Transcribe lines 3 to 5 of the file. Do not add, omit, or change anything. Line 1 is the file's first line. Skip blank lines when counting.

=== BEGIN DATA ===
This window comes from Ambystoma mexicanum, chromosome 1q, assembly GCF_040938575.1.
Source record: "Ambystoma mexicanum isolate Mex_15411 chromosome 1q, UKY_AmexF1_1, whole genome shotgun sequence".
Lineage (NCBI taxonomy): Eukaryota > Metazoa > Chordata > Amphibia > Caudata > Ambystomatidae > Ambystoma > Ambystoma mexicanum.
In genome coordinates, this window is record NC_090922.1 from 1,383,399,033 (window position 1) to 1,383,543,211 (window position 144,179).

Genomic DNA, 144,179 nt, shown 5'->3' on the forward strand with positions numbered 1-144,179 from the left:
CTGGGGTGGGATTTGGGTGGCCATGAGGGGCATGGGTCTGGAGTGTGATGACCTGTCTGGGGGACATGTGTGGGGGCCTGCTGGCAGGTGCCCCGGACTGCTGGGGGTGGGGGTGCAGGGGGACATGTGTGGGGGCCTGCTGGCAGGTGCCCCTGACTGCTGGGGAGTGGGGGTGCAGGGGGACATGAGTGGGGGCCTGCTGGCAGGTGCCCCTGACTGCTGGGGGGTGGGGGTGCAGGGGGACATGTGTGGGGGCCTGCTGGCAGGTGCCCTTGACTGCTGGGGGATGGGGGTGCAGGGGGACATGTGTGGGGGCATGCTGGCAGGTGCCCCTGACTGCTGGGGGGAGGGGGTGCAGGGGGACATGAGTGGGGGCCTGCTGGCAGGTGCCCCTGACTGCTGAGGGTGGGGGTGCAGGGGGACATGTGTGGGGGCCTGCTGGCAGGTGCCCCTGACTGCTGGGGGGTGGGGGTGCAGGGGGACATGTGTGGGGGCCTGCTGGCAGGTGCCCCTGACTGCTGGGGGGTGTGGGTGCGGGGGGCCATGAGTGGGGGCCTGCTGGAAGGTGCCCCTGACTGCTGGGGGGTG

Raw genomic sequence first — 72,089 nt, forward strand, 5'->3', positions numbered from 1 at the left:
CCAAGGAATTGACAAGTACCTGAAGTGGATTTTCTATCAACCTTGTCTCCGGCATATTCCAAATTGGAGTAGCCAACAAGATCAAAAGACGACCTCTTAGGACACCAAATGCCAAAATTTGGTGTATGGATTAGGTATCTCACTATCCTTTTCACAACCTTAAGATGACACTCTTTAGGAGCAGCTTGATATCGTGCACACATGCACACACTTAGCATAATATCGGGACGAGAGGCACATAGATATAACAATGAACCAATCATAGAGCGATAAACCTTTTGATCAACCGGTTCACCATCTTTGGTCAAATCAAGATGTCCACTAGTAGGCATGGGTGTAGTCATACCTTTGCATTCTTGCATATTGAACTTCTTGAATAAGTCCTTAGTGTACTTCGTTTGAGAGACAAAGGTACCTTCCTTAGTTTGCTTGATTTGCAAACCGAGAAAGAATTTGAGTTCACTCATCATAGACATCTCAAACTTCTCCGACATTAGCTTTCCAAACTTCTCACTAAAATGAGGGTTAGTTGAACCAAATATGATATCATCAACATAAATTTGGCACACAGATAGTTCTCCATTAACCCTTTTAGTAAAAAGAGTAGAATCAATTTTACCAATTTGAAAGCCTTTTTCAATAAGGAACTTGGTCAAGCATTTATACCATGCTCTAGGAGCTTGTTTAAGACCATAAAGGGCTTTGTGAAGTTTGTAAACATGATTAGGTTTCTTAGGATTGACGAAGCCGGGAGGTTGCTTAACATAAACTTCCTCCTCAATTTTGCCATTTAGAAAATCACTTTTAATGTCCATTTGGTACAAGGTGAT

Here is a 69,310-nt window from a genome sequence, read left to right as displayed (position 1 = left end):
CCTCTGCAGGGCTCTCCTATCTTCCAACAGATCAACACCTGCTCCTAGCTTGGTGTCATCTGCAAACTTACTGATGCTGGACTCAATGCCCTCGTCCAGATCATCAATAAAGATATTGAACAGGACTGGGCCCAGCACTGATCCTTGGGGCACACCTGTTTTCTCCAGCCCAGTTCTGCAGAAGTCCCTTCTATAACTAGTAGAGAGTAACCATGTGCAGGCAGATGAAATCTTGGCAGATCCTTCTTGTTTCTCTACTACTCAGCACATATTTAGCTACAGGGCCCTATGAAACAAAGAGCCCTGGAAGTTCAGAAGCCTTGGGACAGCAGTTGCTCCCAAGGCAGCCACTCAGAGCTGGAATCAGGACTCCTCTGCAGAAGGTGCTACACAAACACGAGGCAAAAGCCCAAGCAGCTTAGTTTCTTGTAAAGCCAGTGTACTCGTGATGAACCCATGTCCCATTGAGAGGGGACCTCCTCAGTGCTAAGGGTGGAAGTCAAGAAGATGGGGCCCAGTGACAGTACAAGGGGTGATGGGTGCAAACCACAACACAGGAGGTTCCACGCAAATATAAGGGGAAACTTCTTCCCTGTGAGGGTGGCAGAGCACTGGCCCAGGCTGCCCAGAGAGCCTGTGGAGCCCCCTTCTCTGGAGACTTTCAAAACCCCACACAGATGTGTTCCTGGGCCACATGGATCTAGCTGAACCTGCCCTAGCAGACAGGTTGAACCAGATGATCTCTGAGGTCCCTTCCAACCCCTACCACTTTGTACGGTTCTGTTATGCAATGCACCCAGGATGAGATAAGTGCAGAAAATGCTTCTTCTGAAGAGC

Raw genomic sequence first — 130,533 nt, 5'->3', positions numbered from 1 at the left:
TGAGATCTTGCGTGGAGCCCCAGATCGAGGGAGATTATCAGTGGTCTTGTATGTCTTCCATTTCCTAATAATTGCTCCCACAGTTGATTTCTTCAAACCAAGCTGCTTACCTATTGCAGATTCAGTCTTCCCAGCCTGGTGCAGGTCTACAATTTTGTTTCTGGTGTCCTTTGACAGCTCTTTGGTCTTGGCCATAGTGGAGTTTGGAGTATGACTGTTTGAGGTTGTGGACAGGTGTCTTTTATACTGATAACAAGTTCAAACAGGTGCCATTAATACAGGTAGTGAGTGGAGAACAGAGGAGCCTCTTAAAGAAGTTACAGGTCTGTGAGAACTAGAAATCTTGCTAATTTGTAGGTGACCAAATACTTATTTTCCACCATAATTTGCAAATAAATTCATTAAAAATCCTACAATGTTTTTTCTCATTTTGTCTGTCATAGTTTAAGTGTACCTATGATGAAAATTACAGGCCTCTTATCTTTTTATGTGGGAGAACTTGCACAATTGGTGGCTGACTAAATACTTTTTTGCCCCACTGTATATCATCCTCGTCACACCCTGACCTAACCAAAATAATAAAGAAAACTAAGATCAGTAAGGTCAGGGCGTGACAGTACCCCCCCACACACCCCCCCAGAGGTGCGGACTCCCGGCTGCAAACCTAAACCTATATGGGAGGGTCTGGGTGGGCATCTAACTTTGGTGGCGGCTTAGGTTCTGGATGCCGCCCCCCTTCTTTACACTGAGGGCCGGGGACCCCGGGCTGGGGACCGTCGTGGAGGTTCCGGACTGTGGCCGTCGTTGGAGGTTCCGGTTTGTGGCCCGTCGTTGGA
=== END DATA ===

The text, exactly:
Lineage (NCBI taxonomy): Eukaryota > Metazoa > Chordata > Amphibia > Caudata > Ambystomatidae > Ambystoma > Ambystoma mexicanum.
In genome coordinates, this window is record NC_090922.1 from 1,383,399,033 (window position 1) to 1,383,543,211 (window position 144,179).

Genomic DNA, 144,179 nt, shown 5'->3' on the forward strand with positions numbered 1-144,179 from the left: